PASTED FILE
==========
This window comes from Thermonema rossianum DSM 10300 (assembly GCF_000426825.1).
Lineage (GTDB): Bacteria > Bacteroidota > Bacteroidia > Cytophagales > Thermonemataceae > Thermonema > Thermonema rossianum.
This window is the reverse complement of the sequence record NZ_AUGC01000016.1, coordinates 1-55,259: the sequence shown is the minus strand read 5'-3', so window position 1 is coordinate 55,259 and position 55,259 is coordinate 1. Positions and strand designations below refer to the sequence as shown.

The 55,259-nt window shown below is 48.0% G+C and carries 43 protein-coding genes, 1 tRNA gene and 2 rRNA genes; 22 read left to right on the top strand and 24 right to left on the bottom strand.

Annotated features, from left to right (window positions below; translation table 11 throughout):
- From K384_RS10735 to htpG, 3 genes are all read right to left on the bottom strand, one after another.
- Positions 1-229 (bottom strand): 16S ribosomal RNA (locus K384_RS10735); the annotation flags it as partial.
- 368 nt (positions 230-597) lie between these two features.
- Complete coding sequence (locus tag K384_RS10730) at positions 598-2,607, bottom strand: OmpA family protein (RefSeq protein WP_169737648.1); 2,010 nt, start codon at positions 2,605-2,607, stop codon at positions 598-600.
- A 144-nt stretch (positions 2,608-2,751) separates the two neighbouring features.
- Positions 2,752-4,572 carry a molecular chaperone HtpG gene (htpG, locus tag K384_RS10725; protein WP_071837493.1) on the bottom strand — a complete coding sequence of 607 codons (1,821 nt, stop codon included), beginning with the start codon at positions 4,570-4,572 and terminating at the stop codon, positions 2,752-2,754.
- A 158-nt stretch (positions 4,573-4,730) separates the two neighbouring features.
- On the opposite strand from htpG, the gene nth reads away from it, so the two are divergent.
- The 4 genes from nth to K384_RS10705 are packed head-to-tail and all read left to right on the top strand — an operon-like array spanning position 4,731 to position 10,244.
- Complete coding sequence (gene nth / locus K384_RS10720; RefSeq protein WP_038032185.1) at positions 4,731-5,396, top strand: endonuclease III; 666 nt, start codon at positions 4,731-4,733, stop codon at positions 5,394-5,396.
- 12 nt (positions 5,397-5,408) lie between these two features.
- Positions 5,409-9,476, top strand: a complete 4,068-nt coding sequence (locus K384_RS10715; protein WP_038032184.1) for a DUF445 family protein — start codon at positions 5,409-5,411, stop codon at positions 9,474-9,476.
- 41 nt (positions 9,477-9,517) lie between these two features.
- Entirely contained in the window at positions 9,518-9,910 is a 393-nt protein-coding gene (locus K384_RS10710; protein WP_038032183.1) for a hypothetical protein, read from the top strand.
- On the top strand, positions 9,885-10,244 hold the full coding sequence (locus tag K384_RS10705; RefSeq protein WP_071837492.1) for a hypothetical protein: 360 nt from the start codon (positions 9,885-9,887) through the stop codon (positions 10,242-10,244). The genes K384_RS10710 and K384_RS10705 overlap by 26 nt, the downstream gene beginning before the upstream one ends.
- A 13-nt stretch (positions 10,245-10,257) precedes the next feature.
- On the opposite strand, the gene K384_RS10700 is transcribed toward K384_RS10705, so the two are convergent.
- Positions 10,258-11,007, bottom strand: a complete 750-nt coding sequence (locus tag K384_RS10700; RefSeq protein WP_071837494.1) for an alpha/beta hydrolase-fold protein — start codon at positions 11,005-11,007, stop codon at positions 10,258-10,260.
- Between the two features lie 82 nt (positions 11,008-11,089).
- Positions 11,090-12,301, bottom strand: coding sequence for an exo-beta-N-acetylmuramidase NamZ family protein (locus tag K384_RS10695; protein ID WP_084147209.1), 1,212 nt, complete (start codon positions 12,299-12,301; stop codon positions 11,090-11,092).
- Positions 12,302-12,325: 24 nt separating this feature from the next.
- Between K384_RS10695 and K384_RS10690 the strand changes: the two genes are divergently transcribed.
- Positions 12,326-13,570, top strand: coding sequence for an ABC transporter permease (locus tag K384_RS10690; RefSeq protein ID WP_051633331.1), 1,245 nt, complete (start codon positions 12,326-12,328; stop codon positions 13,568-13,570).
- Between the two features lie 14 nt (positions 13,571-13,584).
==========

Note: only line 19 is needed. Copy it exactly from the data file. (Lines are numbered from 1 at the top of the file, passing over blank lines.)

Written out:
- Entirely contained in the window at positions 9,518-9,910 is a 393-nt protein-coding gene (locus K384_RS10710; protein WP_038032183.1) for a hypothetical protein, read from the top strand.